Certainly it’s a cautionary tale. The ‘other man’ in the story is also a scientist, in fact another physiologist (Grey’s former prize student), but one in whom the professional mind has not taken the whole man prisoner. This is a man of quick sympathy and impulsive emotion. As he admits in conversation with Ainslie Grey, “Either my brain is too small or my heart is too big.” And the story endorses his humanity, rewarding him with the woman of whom it has deprived the other man. The lesson might thus far be applied to any person subject to the temptations of ‘scientism’, an overgrowth of confidence in the scientific method and corresponding disparagement of the kinds of truth and value which science cannot deal with or authenticate. In fact it’s one of the merits imputed to the scientist-subject of John Betjeman’s touching obituary poem ‘In Memoriam Walter Ramsden’, where he speaks of  “That old head so full of knowledge, that good heart that kept the brains / All right.”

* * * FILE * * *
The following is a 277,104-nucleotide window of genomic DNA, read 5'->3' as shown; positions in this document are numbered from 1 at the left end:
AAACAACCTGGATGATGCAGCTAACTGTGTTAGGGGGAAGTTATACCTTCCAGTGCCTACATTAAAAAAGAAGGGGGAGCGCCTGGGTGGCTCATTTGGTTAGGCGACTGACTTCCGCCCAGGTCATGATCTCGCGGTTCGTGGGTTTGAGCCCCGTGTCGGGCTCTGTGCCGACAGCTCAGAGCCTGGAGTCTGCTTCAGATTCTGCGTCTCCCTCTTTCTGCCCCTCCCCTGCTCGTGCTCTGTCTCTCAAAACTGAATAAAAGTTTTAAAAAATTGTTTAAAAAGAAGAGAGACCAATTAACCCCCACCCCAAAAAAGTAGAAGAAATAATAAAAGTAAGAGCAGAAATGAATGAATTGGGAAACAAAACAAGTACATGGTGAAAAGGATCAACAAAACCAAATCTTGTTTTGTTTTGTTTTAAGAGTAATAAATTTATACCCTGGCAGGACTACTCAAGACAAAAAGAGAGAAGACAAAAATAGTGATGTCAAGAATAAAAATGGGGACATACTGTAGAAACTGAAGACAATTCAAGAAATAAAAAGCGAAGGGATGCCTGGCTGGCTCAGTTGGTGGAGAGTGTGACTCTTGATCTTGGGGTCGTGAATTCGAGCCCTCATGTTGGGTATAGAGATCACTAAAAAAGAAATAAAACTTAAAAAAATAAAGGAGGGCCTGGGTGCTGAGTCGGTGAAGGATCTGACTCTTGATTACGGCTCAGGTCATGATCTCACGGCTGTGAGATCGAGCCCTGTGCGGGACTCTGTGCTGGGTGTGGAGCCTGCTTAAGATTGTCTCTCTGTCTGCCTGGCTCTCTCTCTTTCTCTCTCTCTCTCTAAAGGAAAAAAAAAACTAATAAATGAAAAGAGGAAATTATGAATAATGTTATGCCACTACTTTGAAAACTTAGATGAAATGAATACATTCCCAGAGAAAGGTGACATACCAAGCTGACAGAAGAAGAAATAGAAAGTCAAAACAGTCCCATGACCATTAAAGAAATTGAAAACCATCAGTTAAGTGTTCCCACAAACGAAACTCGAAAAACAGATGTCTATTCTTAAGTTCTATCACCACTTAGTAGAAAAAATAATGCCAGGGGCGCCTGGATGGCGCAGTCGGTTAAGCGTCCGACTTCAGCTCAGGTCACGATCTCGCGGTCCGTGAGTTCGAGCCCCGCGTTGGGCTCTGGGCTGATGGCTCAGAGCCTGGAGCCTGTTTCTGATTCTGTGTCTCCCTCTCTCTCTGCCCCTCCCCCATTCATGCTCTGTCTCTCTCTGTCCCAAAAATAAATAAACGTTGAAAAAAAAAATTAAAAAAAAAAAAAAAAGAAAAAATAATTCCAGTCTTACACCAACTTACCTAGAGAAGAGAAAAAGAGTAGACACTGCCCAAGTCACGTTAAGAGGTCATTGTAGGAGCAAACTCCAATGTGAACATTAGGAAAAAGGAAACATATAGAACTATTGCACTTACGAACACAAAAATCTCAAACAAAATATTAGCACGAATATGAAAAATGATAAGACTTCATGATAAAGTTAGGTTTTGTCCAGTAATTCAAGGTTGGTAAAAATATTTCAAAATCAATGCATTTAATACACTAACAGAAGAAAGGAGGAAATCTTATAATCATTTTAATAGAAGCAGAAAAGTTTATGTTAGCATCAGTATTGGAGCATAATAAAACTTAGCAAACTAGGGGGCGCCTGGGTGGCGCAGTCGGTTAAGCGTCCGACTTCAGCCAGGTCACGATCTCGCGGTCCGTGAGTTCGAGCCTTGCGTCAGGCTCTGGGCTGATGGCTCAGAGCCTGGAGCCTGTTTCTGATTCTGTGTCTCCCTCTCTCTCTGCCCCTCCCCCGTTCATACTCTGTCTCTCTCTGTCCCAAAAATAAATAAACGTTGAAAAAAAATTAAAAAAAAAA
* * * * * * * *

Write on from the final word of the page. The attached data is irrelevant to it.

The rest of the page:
But Arthur Conan Doyle’s story goes further than that, whether he meant it to or not. After all, it’s specifically as a physiologist that Ainslie Grey attempts “to rise above one’s humanity”, with those European centres of animal research behind him, and Claude Bernard’s image on his mantel-piece. Bernard himself had famously described, in his introduction to the subject of experimental physiology, his ideal worker in the physiological laboratory: “A physiologist is not an ordinary man, he is a savant, a man fascinated by the scientific idea which he pursues: he no longer hears the cry of animals, he no longer sees the blood that is shed, he sees only his idea and perceives only organisms hiding from him the secrets which he intends to uncover.” For Bernard, the “no longer” means that the man of science has gone beyond the lay sensibilities of the ordinary contemporary man, risen above them indeed: in just that respect is he “modern” in his work, as Professor Grey is noted for being. Doyle shows that it is rather a case of leaving behind something essential to the complete human: how essential, Ainslie Grey, or at least his doctors, have to discover. But in a man both modern and representative, the loss must have much more than personal or momentary implications.